Marine in Japan ties the knot ... on the Web
By Edward D. Murphy | Portland Press Herald, Maine | Published: November 3, 2013
SACO, Maine — When Kaila Lauzon and Kelton Miller tell people about their wedding, the first few words in the tale will have to be: “Sit down; this may take a few minutes.”
You see, the bride was in Texas with the groom’s family. The mother of the bride was in Saco. Her father was in Virginia. Other family members were in Massachusetts, Connecticut and Florida.
And the groom?
He was in Japan.
All were connected via video links for the wedding Saturday – or Sunday, depending on how you look at it. Lauzon’s anniversary date is Nov. 2 while her husband’s, due to the time difference, is Nov. 3.
Welcome to the age of Internet weddings, where the electronic connection is almost as important as the emotional one.
Lauzon and Miller, both 24, were married by proxy, a process allowed in only in a handful of states, including Texas. In reality, Miller didn’t need to be involved in the ceremony at all because he had already signed an affidavit naming his mother as his proxy and giving her, essentially, power of matrimony.
Lauzon, who grew up in Old Orchard Beach, and Miller met earlier this year in Austin, Texas, where Lauzon had moved to take a job as a marketing director for a real estate firm. Miller is in the Marines and was stationed at the time in Corpus Christi, Texas, but he and his friends would often go to Austin on the weekends.
Lauzon said she was head-over-heels the first time she set eyes on Miller. He was a little more grounded.
“It was instantaneous and I told him I loved him that day,” she said. “He said, ‘Thanks.’”
From that inauspicious beginning, however, their love grew.
Miller first told Lauzon that he, too, was in love, mostly, about six weeks later.
“He said, 'I’m 97 percent sure that I love you,’” she said, and eventually the other 3 percent came around.
Miller was soon transferred to military police school in Missouri, but the two saw each other whenever they could, sometimes driving nine or 10 hours to spend a couple of days together. In September, when Lauzon’s parents, Sheila and Marc Lauzon, were visiting from Maine, Miller proposed. But Miller was then reassigned to Japan and, considering their lack of vacation and leave time – they used it all up seeing each other this summer – the earliest the couple figured they could get married was next May.
Neither wanted to wait that long, and a few weeks ago, while Skyping, they Googled to find out whether there was any way to get married despite a separation of roughly 7.500 miles. Turned out there was, at least in Texas.
Lauzon and Miller researched the legality and then set about planning their long-distance wedding. Lauzon said she realized her mother couldn’t attend because she, too, had used up her vacation time and a considerable amount of her bank account visiting her daughter in Texas. Marc Lauzon was in Virginia for a long-planned trip with some friends from his college days. But, since the young couple were using a video hook-up, so to speak, the bride’s parents, friends and other relatives could be there in more than just spirit. After all, they were closer to Texas than the groom.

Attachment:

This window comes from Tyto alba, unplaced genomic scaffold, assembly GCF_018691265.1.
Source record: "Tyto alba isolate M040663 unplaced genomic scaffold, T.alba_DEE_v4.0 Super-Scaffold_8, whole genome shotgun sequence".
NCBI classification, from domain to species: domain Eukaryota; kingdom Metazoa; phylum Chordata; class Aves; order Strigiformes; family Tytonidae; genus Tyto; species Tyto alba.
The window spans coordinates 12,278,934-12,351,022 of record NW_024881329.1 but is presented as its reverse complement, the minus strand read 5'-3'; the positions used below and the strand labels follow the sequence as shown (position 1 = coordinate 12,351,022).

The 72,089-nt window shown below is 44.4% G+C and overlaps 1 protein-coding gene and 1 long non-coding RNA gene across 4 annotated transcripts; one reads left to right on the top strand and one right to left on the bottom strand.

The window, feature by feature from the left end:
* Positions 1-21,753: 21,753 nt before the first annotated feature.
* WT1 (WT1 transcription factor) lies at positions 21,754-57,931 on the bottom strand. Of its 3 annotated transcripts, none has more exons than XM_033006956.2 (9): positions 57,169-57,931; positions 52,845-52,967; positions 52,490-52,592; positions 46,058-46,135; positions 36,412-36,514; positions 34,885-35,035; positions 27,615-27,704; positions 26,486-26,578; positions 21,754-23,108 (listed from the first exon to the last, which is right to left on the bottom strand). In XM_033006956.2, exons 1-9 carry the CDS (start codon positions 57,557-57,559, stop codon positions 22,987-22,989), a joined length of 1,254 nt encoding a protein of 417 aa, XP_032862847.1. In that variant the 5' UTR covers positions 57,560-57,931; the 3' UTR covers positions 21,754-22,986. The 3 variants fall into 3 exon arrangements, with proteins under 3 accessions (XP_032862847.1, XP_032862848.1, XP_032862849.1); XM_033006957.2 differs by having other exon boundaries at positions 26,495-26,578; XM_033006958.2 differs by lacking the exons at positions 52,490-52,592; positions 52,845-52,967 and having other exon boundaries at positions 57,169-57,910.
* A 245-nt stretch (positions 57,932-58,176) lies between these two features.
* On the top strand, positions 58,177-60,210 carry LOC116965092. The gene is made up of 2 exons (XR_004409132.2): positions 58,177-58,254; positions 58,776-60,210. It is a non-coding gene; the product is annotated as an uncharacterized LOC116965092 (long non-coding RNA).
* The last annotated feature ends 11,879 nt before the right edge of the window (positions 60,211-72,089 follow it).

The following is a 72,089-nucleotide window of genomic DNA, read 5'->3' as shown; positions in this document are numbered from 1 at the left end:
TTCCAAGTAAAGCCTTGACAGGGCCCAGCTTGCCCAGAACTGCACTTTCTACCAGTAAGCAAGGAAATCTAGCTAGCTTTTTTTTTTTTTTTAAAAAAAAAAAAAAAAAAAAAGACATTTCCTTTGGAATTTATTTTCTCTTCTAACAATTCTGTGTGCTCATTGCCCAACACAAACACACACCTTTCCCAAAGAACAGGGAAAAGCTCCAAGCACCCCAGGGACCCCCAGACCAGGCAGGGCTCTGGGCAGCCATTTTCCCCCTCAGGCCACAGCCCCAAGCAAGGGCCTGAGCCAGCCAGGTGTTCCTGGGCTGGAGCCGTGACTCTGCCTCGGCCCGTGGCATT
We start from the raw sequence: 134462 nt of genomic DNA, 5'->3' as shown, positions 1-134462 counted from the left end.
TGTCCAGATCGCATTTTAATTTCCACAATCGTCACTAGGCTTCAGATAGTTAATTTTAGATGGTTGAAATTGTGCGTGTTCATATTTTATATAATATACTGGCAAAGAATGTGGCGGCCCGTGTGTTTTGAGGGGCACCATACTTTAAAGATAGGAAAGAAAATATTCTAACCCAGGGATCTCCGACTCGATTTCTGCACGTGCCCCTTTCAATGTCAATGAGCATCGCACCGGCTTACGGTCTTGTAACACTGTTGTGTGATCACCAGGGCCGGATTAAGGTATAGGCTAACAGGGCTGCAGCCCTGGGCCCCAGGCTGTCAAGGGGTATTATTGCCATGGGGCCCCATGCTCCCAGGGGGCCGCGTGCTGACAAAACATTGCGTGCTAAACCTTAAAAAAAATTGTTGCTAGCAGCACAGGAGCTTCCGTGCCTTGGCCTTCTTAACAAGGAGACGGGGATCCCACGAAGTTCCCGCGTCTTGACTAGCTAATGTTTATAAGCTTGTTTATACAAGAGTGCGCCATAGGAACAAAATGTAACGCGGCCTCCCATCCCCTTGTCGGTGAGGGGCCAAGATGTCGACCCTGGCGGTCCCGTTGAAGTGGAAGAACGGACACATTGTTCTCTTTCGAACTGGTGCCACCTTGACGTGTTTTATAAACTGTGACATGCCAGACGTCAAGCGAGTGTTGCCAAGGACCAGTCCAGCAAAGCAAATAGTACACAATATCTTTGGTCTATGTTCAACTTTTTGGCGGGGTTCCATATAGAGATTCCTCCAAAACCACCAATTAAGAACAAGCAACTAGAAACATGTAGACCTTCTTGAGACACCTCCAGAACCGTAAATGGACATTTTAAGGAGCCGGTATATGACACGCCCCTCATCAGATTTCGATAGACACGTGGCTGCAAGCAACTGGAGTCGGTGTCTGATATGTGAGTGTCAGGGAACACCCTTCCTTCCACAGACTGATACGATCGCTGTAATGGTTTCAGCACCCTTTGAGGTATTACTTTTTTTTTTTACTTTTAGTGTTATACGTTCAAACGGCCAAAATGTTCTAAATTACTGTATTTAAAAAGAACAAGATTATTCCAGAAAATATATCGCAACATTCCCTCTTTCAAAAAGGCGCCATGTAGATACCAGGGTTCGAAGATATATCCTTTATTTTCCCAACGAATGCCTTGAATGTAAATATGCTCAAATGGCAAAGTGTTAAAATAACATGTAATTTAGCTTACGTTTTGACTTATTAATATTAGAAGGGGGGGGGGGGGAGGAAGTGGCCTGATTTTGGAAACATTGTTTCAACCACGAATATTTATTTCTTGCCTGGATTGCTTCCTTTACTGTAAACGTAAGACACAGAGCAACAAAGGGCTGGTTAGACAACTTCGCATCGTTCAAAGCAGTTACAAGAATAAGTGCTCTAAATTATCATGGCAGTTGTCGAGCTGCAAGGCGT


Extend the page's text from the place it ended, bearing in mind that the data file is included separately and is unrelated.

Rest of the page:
Kaila Lauzon said she and Miller didn’t dispense with every matrimonial tradition. For instance, Miller followed the old superstition that the groom shouldn’t see the bride on the day of the wedding, although in this case, that simply meant not Skyping.
Lauzon said there were also some concerns that pre-Internet couples didn’t have to deal with, like checking the strength of the Wi-Fi signal in the church’s sanctuary.
Chris Hayes, the pastor at Keller United Methodist Church outside Dallas, was game to try it and laptops were set up around the altar Saturday shortly before 8 p.m., Eastern time. The late hour meant it was 10 a.m. Saturday in Okinawa, and Miller, wearing his dress blues, soon appeared on the laptop to Hayes’ left.
It took some fiddling and the feed wasn’t entirely smooth, with all the laptops creating some audio feedback, but the quality of the connection was generally good. One laptop featured Marc Lauzon, so he could give away his daughter at the appointed time. Another had Sheila Lauzon, several aunts and uncles and Ashley Lauzon, Kaila Lauzon’s sister and the maid of honor – her first time in that role, in which she wore jeans and no shoes and sat cross-legged on the floor, she said.
Hannah Leavitt, Kaila’s 9-year-old cousin, was the flower girl, tossing silk “petals” at the webcam at the appropriate time.
“Remember when you just had to do ‘old, new, borrowed, blue?’” said Sally Leavitt, the bride’s aunt. “Now it’s FaceTime, cellphones, iPads and Skype.”
But the wedding-by-proxy went off without too many hitches, even though the pastor called it a “somewhat strange and yet, beautiful, ceremony.”
“We celebrate this day, whether it’s morning or night or whatever it is where you all are,” Hayes said, gesturing to the laptops.
Other than substituting blown kisses for the real ones and Hayes pocketing the rings until Lauzon and Miller can put them on each other, the rest of the ceremony was fairly traditional, including tears from Sheila Lauzon. The couple even posed for pictures, with Kaila Lauzon holding the laptop connected to Miller beside her head, saying proudly, “My new husband.”
And with that, the new couple could relax and focus on their wedding night.
Lauzon said that’s penciled in for February.